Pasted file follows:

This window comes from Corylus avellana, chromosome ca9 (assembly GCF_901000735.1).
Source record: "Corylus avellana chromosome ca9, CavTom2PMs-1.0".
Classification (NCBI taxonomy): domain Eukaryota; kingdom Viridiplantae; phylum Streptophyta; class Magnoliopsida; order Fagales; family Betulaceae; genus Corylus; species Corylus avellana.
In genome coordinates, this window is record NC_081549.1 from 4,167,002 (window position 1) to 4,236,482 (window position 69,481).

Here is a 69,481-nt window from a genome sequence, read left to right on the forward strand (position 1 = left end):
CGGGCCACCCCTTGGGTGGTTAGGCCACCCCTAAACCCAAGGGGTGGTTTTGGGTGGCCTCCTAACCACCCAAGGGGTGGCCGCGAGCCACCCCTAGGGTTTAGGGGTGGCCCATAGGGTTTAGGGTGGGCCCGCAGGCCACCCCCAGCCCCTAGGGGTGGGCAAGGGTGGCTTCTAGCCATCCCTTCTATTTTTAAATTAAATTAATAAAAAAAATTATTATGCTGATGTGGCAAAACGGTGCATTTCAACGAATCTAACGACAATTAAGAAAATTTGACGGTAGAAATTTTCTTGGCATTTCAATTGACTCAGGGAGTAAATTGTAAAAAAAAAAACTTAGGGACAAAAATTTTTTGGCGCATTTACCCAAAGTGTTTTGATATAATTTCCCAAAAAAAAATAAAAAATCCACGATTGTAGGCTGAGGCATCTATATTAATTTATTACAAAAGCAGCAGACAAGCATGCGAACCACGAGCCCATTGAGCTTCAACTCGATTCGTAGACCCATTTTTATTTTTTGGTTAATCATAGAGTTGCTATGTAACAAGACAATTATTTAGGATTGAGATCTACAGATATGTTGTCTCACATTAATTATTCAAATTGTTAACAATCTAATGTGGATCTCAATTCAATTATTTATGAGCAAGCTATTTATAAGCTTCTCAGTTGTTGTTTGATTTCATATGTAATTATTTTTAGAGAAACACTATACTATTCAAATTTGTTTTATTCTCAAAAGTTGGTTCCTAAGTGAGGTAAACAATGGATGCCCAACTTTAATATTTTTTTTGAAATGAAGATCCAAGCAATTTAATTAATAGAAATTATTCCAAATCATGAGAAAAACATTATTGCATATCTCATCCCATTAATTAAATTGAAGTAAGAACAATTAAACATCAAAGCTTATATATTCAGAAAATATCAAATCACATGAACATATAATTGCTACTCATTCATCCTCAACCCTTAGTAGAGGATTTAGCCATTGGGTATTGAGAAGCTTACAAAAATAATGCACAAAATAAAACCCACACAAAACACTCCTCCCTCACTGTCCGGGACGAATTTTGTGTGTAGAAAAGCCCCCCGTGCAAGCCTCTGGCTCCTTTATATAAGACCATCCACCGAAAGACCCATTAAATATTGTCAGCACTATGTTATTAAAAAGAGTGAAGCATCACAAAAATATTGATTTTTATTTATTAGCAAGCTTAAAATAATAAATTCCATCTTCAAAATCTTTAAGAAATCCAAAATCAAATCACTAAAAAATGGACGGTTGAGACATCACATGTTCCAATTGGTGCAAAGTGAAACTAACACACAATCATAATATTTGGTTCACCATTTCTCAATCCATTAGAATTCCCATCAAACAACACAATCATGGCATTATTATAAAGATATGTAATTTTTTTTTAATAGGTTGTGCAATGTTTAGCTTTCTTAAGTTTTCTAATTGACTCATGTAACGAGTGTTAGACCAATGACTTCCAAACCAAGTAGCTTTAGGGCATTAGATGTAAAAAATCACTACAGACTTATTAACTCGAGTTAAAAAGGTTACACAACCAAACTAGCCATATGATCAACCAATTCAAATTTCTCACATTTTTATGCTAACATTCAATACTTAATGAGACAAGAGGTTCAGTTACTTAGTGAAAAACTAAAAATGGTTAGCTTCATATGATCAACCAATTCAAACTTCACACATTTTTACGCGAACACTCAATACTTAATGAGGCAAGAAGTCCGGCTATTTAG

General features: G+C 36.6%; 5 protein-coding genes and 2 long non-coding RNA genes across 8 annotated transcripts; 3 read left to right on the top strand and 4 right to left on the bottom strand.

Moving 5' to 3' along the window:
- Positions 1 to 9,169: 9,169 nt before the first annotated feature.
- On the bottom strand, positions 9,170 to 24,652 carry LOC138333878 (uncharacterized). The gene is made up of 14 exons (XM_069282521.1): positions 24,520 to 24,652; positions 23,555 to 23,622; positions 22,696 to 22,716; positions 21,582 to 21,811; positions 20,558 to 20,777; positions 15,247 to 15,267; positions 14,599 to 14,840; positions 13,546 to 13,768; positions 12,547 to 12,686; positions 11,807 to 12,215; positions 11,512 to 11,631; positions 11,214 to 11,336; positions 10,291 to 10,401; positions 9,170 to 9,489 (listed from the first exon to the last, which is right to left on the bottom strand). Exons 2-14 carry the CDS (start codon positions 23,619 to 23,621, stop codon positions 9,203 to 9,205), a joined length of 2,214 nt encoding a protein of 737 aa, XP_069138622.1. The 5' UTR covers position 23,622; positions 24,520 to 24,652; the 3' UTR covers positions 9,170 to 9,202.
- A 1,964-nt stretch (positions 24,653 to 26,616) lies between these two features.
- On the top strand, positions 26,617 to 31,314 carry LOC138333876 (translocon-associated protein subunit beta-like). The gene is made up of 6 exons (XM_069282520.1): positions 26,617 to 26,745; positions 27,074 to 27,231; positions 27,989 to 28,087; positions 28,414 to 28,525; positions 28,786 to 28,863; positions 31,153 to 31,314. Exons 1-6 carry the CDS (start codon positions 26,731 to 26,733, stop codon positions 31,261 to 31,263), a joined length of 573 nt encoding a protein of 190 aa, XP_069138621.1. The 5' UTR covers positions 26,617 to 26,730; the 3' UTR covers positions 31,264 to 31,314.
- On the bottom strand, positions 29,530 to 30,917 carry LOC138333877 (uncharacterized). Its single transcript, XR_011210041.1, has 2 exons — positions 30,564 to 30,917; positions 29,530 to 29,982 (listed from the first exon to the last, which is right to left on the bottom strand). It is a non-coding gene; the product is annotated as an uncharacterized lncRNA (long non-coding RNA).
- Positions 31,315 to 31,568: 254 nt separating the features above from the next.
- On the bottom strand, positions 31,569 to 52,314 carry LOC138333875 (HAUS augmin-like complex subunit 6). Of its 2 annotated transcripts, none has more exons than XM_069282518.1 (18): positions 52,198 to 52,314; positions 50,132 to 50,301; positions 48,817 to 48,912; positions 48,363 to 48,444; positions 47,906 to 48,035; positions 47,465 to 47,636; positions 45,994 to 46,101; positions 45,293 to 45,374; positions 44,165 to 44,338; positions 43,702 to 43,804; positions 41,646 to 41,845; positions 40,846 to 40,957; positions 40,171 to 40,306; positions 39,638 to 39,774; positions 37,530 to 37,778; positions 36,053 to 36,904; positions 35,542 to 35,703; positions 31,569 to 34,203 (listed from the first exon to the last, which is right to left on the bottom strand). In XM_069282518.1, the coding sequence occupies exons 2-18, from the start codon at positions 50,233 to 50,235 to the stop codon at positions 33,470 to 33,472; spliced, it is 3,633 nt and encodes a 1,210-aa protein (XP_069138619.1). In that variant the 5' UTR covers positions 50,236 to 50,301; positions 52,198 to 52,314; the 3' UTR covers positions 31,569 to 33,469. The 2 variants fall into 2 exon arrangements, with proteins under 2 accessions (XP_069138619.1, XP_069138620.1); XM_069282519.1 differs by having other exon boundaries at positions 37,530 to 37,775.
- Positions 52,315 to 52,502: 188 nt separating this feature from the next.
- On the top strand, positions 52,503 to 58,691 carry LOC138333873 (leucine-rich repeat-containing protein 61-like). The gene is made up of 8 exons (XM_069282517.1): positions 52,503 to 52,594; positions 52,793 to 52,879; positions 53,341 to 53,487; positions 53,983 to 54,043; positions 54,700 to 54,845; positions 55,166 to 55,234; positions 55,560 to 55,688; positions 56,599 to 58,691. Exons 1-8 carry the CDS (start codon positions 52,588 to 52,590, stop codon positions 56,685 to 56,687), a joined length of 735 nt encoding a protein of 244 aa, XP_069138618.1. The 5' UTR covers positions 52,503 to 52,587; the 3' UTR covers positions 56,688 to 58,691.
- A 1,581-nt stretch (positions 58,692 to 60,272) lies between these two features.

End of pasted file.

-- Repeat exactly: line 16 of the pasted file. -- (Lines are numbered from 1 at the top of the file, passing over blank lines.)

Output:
- Positions 52,315 to 52,502: 188 nt separating this feature from the next.